Configuring the Network Information Service (NIS)

How NIS works

NIS uses a client-server architecture to distribute information from the following files on the master server by default:

NIS can also manage /usr/lib/mail/aliases if your system uses sendmail. In addition, other frequently used files (such as telephone lists and automount maps) may be selected for NIS administration.

When NIS is initialized on the master server, information from these files is compiled into a series of databases called maps. The maps are then propagated to other servers (slave and copy-only servers) on the network, where they are translated back into ASCII files. When it is necessary to update information in these files, the ASCII files are edited on the master server and the maps are modified and repropagated using NIS commands.

In the SCO OpenServer implementation of NIS, master and slave servers perform all lookups of NIS-managed information locally on servers. Copy-only servers and NIS clients use remote servers. SCO OpenServer clients can request NIS maps from servers to satisfy lookup requests for password and group information. This is only supported for commands that have been built using the libsocket library. All SCO-supplied commands, such as ls(C), can read NIS password and group maps when run on a client. When a new map is received on a slave or copy-only server, it is converted to the corresponding ASCII file(s) that is then available locally to requesting processes. SCO NIS servers can also satisfy lookup requests from clients running other than SCO OpenServer systems.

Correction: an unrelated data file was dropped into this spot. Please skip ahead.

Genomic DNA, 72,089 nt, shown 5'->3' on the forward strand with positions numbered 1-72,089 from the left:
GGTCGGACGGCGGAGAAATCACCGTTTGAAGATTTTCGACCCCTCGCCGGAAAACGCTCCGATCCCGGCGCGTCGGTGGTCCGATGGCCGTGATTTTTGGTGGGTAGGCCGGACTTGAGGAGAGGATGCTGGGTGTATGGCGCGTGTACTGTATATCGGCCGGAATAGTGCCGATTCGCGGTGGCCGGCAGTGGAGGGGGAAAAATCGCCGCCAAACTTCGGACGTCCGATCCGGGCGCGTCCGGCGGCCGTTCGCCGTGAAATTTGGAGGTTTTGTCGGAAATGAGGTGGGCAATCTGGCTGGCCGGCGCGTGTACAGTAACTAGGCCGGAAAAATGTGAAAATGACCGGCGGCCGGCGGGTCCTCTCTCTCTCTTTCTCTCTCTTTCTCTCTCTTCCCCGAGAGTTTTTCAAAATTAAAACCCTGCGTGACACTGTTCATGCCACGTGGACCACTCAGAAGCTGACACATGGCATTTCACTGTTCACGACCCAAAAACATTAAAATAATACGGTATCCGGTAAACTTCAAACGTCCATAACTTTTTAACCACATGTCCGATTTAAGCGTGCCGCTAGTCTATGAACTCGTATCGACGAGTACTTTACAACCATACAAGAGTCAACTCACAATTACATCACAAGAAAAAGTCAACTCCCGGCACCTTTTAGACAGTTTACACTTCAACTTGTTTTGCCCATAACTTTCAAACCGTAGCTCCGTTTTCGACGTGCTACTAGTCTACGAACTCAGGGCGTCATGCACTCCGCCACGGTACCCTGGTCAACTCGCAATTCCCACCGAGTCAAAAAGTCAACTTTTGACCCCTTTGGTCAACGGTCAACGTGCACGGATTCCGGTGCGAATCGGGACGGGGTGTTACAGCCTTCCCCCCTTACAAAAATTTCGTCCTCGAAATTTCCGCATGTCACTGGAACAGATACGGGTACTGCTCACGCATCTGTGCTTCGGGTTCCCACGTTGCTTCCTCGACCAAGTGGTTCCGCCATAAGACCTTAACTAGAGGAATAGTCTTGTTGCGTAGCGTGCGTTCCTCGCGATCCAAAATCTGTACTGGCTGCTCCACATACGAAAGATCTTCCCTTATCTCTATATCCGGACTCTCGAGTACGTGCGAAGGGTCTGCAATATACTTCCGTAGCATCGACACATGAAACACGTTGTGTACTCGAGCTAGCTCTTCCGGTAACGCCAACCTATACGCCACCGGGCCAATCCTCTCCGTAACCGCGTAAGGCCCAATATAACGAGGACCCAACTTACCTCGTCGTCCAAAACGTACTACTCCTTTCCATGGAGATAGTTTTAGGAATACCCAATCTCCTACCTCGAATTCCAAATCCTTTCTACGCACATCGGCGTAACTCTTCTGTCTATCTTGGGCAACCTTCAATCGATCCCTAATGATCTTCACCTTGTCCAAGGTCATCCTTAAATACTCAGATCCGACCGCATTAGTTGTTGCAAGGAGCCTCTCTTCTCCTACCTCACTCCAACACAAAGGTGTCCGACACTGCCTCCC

See also:

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© 2003 Caldera International, Inc. All rights reserved.
SCO OpenServer Release 5.0.7 -- 11 February 2003